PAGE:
Is Self-Healing Concrete The Future Of Construction?

How Ancient Engineering Secrets Unlocked Potential Concrete Innovations

Is Self-Healing Concrete The Future Of Construction?

How Ancient Engineering Secrets Unlocked Potential Concrete Innovations

What if your next high-rise project could survive more than 2,000 years of weathering, ground-shifts, and use?

Talk about leaving your mark on the construction industry!

That is why there is a great deal of excitement around the long-sought-after discovery of how ancient Roman concrete has been able to survive – some of it almost fully intact – for two millennia.

And companies are already exploring modern concrete construction applications.

How Did Ancient Roman Concrete Survive For So Long?

There is no way to describe the sense of wonder that you feel when standing inside the Pantheon, home to the world’s largest concrete dome, which was dedicated in 128 C.E. and is still standing proudly – unreinforced by rebar, post-tensioning, or any other means – almost 2,000 years later. You are quite literally walking in the footsteps of the men and women who arguably created modern civilization, and their towering achievements have stood the test of time.

The interior of the dome of the Pantheon in Rome
The dome of the Pantheon in Rome is the world’s largest concrete dome and contains no reinforcements. It has stood for 2,000 years.

There are stunning examples of Roman architecture and infrastructure throughout Europe, most notably in the easily recognizable arched aqueducts – some of which still deliver fresh water to citizens – and are the historical precursors to the arched bridges we build today.

No other ancient civilization’s infrastructure construction work is so well-preserved. And, when you look at modern concrete structures – especially how quickly steel-reinforced concrete can weather and become structurally unstable – you have to wonder what those ancient Roman builders put in their concrete that made it last so long. Assumptions, some so often repeated that they were treated almost as fact, included the addition of volcanic ash (pozzolanic material), which was so popular as an additive to Roman concrete that the Empire shipped it across the known world when it was needed to continue construction in far-flung regions.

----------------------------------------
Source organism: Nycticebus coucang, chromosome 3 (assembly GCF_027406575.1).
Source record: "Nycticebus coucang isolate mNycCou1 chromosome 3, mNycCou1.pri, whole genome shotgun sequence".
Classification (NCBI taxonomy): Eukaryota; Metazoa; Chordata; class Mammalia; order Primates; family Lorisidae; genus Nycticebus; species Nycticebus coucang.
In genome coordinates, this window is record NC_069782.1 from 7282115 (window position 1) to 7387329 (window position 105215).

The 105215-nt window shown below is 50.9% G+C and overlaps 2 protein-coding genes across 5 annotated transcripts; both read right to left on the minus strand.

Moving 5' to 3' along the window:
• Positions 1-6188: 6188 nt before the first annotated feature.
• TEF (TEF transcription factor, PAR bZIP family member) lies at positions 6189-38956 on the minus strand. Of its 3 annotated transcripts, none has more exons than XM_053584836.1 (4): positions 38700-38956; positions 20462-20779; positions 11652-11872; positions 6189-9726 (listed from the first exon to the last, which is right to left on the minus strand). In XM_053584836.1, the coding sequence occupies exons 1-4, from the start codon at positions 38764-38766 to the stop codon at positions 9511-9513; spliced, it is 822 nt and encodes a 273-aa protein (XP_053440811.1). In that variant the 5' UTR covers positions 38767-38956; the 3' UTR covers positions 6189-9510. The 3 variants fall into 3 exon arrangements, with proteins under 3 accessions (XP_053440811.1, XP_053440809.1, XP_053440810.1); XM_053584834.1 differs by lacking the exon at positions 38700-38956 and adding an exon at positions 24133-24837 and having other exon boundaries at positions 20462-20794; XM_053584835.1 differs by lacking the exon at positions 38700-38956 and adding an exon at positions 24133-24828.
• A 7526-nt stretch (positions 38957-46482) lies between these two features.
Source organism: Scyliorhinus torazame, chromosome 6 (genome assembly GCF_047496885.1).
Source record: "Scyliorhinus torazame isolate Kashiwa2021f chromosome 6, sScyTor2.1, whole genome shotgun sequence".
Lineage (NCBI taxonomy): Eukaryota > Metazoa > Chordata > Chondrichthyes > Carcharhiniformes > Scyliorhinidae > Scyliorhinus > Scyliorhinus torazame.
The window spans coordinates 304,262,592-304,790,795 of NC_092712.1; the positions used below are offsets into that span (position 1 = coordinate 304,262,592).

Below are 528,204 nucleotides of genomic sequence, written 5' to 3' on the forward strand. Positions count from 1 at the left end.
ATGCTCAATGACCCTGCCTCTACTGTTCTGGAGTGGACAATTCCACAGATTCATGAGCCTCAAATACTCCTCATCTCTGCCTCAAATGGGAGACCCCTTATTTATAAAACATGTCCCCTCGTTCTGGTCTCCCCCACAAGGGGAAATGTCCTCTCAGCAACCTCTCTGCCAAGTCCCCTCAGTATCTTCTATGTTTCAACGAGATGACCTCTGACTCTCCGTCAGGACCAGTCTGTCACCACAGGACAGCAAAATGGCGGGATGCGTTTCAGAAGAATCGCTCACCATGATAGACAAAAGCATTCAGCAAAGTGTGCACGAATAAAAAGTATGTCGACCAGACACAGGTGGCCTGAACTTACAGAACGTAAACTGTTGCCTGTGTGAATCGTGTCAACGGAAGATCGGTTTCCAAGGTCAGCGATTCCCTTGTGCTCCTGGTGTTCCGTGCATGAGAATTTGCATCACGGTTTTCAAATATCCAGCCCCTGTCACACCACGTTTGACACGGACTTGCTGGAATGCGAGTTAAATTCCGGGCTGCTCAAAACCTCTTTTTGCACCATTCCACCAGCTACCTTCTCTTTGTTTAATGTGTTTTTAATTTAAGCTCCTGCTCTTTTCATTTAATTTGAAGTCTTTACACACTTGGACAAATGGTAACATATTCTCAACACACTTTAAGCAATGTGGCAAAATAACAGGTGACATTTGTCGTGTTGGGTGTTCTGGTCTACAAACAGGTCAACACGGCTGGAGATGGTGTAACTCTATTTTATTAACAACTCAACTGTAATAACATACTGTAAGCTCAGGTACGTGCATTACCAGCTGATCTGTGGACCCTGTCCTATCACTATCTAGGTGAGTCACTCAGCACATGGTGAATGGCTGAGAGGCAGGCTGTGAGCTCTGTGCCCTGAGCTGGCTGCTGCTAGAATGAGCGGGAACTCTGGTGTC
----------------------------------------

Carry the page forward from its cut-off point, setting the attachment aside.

Pont du Gard, an ancient Roman aqueduct located in France
Many ancient Roman aqueducts like this one at Pont du Gard, France, can still transport water, 2,000 years after their construction.

Thanks to scientific researchers at MIT, Harvard University, and laboratories based in Switzerland and Italy, the clues left behind 2,000 years ago are finally being decoded. While the pozzolanic material plays a small role in the self-healing properties of the concrete, the secret lies in the lime.

What Is Lime & How Can It Heal Concrete?

Lime refers to products made of calcined limestone. Limestone itself is a sedimentary rock that contains high levels of calcium carbonate or magnesium carbonate, or a mix of the two, known as dolomite.

To “calcine” limestone, the process used to create lime, it must be heated. In modern construction, it is combined with water to create a slurry which is added to asphalt, cement, and other materials to improve adhesion, cohesion, reduce stripping, and slow aging.

Lime is an obvious additive to ancient Roman concrete, appearing as tiny, chunky “lime clasts” throughout the mixture, and it went largely unremarked upon, until MIT Professor of Civil & Environmental Engineering, Admir Masic, Dr. Linda Seymour, and their team reconsidered them.

“Ever since I first began working with ancient Roman concrete, I’ve always been fascinated by these features. These are not found in modern concrete formulations, so why are they present in these ancient materials?” wondered Masic.